Compassion - The Spirit of Truth

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Compassion - The Spirit of Truth

By Helena Petrovna Blavatsky

Lose yourself In The Sea Of Devotion

I am to be approached and seen and known in truth by means of that devotion which has me alone as the object. 
— Lord Krishna 1 

Whatever the final goal may be, I praise that Power which, born of Truth, And one with the Word which is for ever, Rekindles courage, revives endeavour, Redeems God’s promise, renews our youth. 
— James Rhoades 2

Devotion is the only natural feeling in our heart. As the child’s first feeling is for its mother and nurse, so the first aspirations of the awakening consciousness in primitive man were for those whose element he felt within himself, and who yet were outside, and independent of him. DEVOTION arose out of that feeling, and became the first and foremost motor in his nature; for it is the only one which is natural in our heart, which is innate in us, and which we find alike in human babe and the young of the animal. This feeling of irrepressible, instinctive aspiration in primitive man is beautifully, and one may say intuitionally, described by Carlyle, who exclaims:
“The great antique heart, how like a child’s in its simplicity, like a man’s in its earnest solemnity and depth! Heaven lies over him wheresoever he goes or stands on the Earth; making all the Earth a mystic Temple to him, the Earth’s business all a kind of worship. Glimpses of bright creatures flash in the common sunlight; angels yet hover, doing God’s messages among men. . . . Wonder, miracle, encompass the man; he lives in an element of miracle. . . . A great Law of Duty, high as these two Infinitudes [heaven and hell], dwarfing all else, annihilating all else . . . it was a Reality, and it is one: the garment only of it is dead; the essence of it lives through all Times and all Eternity!” 3

But without self-surrender, Devotion is mere servility disguised as Worship. Devotion is a self-surrender, a self-sacrifice, a giving of all one has to another. . . . 1 Defined in terms of Desire, Devotion is the desire for equalisation with the Ideal, who is the object of that Devotion, not by direct receipt of gift through prayer, as in the case of pure Worship, but by means of obedience to the behests of, and guidance received from, that Ideal . . . The difference between [Devotion and Worship] . . . is difficult to state precisely . . . because, in their higher, or unselfish, aspect, they, and Love, have the same ultimate end and purpose, namely, mergence, union, identification to the fullest extent possible. The common use of language indicates this overlapping of the significance of the three: A mother “loves,” or “worships,” or is “devoted to” her child. Similar unavoidable synonymisation of more or less distinguishable words is observable in the works on Bhakti, in Sanskrit.2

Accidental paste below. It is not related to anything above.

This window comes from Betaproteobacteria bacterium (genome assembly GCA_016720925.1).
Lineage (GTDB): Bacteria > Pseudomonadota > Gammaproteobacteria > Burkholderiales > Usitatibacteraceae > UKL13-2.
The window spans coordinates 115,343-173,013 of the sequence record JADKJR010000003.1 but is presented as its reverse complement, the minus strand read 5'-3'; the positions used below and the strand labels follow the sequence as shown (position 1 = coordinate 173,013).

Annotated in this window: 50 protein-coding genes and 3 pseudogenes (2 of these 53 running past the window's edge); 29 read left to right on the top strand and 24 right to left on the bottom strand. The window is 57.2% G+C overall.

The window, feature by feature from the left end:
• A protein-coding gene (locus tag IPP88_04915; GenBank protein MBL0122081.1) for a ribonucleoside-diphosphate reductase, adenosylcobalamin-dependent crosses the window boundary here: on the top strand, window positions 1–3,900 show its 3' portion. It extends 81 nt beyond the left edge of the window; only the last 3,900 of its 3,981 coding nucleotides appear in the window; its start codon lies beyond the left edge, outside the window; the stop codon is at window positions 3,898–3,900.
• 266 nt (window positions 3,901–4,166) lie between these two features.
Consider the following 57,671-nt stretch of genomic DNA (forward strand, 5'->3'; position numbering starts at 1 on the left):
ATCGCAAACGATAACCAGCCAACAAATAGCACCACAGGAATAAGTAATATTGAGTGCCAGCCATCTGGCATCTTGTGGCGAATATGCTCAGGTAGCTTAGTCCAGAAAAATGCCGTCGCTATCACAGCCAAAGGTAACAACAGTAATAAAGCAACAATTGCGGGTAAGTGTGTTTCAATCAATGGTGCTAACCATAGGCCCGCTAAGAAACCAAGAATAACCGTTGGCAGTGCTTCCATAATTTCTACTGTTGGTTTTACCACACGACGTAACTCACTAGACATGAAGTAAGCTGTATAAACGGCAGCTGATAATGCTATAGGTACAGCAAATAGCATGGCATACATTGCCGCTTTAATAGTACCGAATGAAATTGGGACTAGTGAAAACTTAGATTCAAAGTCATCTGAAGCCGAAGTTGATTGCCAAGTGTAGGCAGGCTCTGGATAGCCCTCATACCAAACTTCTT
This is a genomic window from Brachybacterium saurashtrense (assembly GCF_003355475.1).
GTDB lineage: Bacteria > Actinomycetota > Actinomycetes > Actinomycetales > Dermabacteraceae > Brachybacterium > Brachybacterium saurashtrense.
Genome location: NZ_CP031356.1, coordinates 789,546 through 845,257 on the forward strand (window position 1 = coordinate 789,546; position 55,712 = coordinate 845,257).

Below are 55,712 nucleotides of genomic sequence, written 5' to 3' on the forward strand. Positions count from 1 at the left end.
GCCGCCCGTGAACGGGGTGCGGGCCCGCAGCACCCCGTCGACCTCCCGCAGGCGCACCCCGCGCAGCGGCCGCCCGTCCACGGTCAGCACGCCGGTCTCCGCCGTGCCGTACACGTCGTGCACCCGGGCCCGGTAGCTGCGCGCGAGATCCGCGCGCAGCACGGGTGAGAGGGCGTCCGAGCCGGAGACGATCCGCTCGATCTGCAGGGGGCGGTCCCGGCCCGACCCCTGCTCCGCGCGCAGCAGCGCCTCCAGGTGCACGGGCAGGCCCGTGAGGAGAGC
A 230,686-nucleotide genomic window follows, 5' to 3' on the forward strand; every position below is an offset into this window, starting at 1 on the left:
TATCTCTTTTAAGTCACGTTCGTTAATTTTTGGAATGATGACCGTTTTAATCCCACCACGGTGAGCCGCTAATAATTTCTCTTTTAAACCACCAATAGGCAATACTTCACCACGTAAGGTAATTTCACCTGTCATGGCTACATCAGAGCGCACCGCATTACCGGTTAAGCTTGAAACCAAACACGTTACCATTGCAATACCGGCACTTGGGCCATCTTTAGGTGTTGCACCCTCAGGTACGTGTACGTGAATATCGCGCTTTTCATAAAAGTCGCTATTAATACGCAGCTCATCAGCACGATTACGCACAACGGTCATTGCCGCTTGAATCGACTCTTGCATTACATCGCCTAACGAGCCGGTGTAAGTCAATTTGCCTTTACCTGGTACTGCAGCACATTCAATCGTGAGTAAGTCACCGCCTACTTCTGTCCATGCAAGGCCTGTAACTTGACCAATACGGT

Self-surrender is not an element in Worship. Worship is an acknowledgement of inferiority and a prayer for help. . . . But we will . . . be able to make in the mind the distinction . . . if we remember that the Self only is its own end, that Love is our feeling of Its Unity, that realization of this Unity, to whatever extent possible, is its own reward, is Moksha or deliverance from the sorrows of separateness, is nishreyas, the highest good, summum bonum. To express the distinction in words, we may reiterate that in Worship . . . self-surrender is not an element, but that its essentials are an acknowledgement of inferiority and a prayer for help. In Devotion proper, on the other hand, self-surrender is an essential element, offer of service of any kind that may be needed, generally for the helping of others, and there is also present . . . the sense of equality-identity already achieved, a feeling of belonging to the same household, of partnership in the same concern, esprit de corps. 3

True Devotion is characteristic of the Path of Renunciation; pseudo-Devotion is found on the other Path; Worship, on both. That offerings and sacrifices are made generally in Worship also is only to prove actively the acknowledgement of inferiority; the real significance of such is this:
“Behold, I am truly humble before thee, and cling to, and depend on, and ask of, and expect from, none else than Thee, and in proof of this I offer up to Thee all that I have and hold nearest and dearest — only to show that they are not nearer and dearer to me than Thou.”

Because this significance underlies acts of worship, does it come about, when worshipping jiva is of the very selfish or “demoniac” or “titanic” or “satanic” 1 type, that his evil selfishness transforms what should be the pure offerings of devotion into foul uncleanliness and slaughter and orgy, and turns Godworship into Devil-worship, the Right-Hand Path into the Left-Hand Path, White Magic into Black. True devotion is characteristic of the jivas on the nivritti-marga, the Path of Renunciation; pseudo-Devotion is found on the other Path; Worship on both.2

The hard in heart cannot see God. . . . that is to say, the ethical condition of vairagya, wherein the hard “heart-knot” of intense personal feeling, “I and thou,” “mine and thine,” separatist individualism, is loosened — this is indispensable to, is only the other aspect of, the intellectual condition of illumination, “the vision of God, the All-Self,” the jnana of the Truth, and also of the practical condition of bhakti, devotion and self-surrender, in the form of active self-sacrifice and renunciation. This is why . . . until we turn from sin, in spirit, at least, and sincerely, peace is not attainable, for sin goes with intense personality; as the Bhagavata says, avidya, kama and karma on the one hand, and jnana, vairagya and bhakti, on the other, always go together.3



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